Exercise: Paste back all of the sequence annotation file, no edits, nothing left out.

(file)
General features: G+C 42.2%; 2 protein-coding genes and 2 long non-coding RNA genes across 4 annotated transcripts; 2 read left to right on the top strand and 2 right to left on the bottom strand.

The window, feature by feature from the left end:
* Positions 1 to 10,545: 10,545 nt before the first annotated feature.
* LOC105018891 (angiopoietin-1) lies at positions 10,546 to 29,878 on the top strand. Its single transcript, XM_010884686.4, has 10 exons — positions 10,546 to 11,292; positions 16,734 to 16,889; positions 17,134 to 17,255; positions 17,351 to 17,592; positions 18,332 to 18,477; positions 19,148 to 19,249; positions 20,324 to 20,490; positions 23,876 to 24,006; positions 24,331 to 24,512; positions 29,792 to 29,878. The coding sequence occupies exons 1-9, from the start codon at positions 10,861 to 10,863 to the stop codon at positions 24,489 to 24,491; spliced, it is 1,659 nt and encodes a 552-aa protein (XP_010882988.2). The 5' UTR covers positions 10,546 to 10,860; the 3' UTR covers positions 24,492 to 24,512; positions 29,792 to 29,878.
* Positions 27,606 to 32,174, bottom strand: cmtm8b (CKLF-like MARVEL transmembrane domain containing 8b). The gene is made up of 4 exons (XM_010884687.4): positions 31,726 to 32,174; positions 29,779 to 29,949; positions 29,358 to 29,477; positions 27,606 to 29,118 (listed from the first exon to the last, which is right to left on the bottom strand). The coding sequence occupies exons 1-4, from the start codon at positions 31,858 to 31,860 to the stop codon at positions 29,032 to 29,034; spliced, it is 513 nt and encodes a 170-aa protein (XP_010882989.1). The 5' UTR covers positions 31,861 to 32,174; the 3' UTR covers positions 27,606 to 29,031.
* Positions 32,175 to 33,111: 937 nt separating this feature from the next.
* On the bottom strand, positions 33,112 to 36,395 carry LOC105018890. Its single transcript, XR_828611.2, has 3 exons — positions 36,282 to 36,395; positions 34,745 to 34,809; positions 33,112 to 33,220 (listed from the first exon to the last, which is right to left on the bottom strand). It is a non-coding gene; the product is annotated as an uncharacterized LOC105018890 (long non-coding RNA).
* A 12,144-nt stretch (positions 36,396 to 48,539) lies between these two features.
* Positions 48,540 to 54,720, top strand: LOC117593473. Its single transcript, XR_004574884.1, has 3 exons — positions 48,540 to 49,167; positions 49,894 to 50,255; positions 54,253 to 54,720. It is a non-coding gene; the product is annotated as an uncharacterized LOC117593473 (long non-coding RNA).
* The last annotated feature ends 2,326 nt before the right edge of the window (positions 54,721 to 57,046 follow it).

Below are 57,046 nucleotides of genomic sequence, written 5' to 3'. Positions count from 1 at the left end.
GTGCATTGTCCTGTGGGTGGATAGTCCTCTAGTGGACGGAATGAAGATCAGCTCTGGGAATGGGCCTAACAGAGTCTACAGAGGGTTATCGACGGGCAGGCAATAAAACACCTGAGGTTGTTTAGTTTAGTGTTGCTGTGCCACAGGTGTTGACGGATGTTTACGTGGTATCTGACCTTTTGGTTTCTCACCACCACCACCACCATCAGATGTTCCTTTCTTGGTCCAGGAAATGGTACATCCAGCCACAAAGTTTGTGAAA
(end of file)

General features: G+C 42.2%; 2 protein-coding genes and 2 long non-coding RNA genes across 4 annotated transcripts; 2 read left to right on the top strand and 2 right to left on the bottom strand.

The window, feature by feature from the left end:
* Positions 1 to 10,545: 10,545 nt before the first annotated feature.
* LOC105018891 (angiopoietin-1) lies at positions 10,546 to 29,878 on the top strand. Its single transcript, XM_010884686.4, has 10 exons — positions 10,546 to 11,292; positions 16,734 to 16,889; positions 17,134 to 17,255; positions 17,351 to 17,592; positions 18,332 to 18,477; positions 19,148 to 19,249; positions 20,324 to 20,490; positions 23,876 to 24,006; positions 24,331 to 24,512; positions 29,792 to 29,878. The coding sequence occupies exons 1-9, from the start codon at positions 10,861 to 10,863 to the stop codon at positions 24,489 to 24,491; spliced, it is 1,659 nt and encodes a 552-aa protein (XP_010882988.2). The 5' UTR covers positions 10,546 to 10,860; the 3' UTR covers positions 24,492 to 24,512; positions 29,792 to 29,878.
* Positions 27,606 to 32,174, bottom strand: cmtm8b (CKLF-like MARVEL transmembrane domain containing 8b). The gene is made up of 4 exons (XM_010884687.4): positions 31,726 to 32,174; positions 29,779 to 29,949; positions 29,358 to 29,477; positions 27,606 to 29,118 (listed from the first exon to the last, which is right to left on the bottom strand). The coding sequence occupies exons 1-4, from the start codon at positions 31,858 to 31,860 to the stop codon at positions 29,032 to 29,034; spliced, it is 513 nt and encodes a 170-aa protein (XP_010882989.1). The 5' UTR covers positions 31,861 to 32,174; the 3' UTR covers positions 27,606 to 29,031.
* Positions 32,175 to 33,111: 937 nt separating this feature from the next.
* On the bottom strand, positions 33,112 to 36,395 carry LOC105018890. Its single transcript, XR_828611.2, has 3 exons — positions 36,282 to 36,395; positions 34,745 to 34,809; positions 33,112 to 33,220 (listed from the first exon to the last, which is right to left on the bottom strand). It is a non-coding gene; the product is annotated as an uncharacterized LOC105018890 (long non-coding RNA).
* A 12,144-nt stretch (positions 36,396 to 48,539) lies between these two features.
* Positions 48,540 to 54,720, top strand: LOC117593473. Its single transcript, XR_004574884.1, has 3 exons — positions 48,540 to 49,167; positions 49,894 to 50,255; positions 54,253 to 54,720. It is a non-coding gene; the product is annotated as an uncharacterized LOC117593473 (long non-coding RNA).
* The last annotated feature ends 2,326 nt before the right edge of the window (positions 54,721 to 57,046 follow it).

Below are 57,046 nucleotides of genomic sequence, written 5' to 3'. Positions count from 1 at the left end.
GTGCATTGTCCTGTGGGTGGATAGTCCTCTAGTGGACGGAATGAAGATCAGCTCTGGGAATGGGCCTAACAGAGTCTACAGAGGGTTATCGACGGGCAGGCAATAAAACACCTGAGGTTGTTTAGTTTAGTGTTGCTGTGCCACAGGTGTTGACGGATGTTTACGTGGTATCTGACCTTTTGGTTTCTCACCACCACCACCACCATCAGATGTTCCTTTCTTGGTCCAGGAAATGGTACATCCAGCCACAAAGTTTGTGAAA